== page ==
Table of Contents
Journal of Neurodegenerative Diseases
Volume 2013 (2013), Article ID 407903, 12 pages
Research Article

Increasing Membrane Cholesterol Level Increases the Amyloidogenic Peptide by Enhancing the Expression of Phospholipase C

1Department of Physiology, Samsung Biomedical Research Institute, Sungkyunkwan University School of Medicine, Suwon 440-746, Republic of Korea
2Department of Pathology, Columbia University Medical Center, New York, NY 10032, USA

Received 6 November 2012; Accepted 9 December 2012

Academic Editor: Yasuji Matsuoka

Copyright © 2013 Yoon Sun Chun et al. This is an open access article distributed under the Creative Commons Attribution License, which permits unrestricted use, distribution, and reproduction in any medium, provided the original work is properly cited.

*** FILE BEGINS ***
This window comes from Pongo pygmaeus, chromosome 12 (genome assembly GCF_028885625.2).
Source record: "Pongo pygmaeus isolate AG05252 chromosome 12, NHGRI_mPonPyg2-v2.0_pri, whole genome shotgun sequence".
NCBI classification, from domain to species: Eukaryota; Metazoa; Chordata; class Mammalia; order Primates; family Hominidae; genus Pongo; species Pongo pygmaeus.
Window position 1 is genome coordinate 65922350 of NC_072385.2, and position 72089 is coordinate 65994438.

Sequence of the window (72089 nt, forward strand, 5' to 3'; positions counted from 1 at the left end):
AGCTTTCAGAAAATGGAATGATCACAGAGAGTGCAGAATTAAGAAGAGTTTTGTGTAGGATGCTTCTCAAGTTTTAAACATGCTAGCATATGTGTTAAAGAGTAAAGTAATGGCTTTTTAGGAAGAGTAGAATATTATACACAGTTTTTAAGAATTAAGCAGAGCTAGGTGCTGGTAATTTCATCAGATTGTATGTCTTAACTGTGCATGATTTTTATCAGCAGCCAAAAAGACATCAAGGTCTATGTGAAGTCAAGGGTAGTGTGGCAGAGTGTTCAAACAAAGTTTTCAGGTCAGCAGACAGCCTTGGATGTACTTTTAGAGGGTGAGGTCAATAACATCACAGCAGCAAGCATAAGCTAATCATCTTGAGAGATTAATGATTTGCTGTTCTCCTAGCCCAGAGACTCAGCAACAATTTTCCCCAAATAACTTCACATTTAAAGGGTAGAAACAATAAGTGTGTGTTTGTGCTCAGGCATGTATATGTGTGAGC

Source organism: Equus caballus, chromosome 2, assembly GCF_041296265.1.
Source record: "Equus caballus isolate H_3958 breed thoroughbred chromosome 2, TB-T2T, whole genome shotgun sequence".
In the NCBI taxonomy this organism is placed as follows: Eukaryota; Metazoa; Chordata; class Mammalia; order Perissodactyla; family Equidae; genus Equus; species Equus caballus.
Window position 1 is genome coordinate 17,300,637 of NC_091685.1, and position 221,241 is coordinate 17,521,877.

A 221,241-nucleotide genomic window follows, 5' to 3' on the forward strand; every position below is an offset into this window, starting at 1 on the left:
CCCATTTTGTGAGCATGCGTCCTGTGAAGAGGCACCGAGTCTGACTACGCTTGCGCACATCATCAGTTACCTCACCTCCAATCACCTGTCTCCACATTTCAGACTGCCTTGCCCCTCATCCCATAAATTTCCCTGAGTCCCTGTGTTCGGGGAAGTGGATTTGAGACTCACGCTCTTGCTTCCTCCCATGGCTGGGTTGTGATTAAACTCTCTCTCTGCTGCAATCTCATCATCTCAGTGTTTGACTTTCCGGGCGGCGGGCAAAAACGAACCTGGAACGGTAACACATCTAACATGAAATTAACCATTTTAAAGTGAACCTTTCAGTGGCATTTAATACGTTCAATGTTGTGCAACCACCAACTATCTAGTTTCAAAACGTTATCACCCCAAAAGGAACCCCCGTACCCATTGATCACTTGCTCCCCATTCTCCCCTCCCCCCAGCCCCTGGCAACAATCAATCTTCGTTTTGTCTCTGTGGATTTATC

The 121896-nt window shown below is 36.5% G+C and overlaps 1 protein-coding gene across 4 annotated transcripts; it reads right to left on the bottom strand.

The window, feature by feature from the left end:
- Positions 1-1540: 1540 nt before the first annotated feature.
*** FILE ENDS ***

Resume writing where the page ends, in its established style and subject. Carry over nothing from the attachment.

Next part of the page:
Cerebral elevation of 42-residue amyloid β-peptide (Aβ42) triggers neuronal dysfunction in Alzheimer's disease (AD). Even though a number of cholesterol modulating agents have been shown to affect Aβ generation, the role of cholesterol in the pathogenesis of AD is not clear yet. Recently, we have shown that increased membrane cholesterol levels downregulates phosphatidylinositol 4,5-bisphosphate (PIP2) via activation of phospholipase C (PLC). In this study, we tested whether membrane cholesterol levels may affect the Aβ42 production via changing PIP2 levels. Increasing membrane cholesterol levels decreased PIP2 and increased secreted Aβ42. Supplying PIP2, by using a PIP2-carrier system, blocked the effect of cholesterol on Aβ42. We also found that cholesterol increased the expressions of β1 and β3 PLC isoforms (PLCβ1, PLCβ3). Silencing the expression of PLCβ1 prevented the effects of cholesterol on PIP2 levels as well as on Aβ42 production, suggesting that increased membrane cholesterol levels increased secreted Aβ42 by downregulating PIP2 via enhancing the expression of PLCβ1. Thus, cholesterol metabolism may be linked to Aβ42 levels via PLCβ1 expression and subsequent changes in PIP2 metabolism.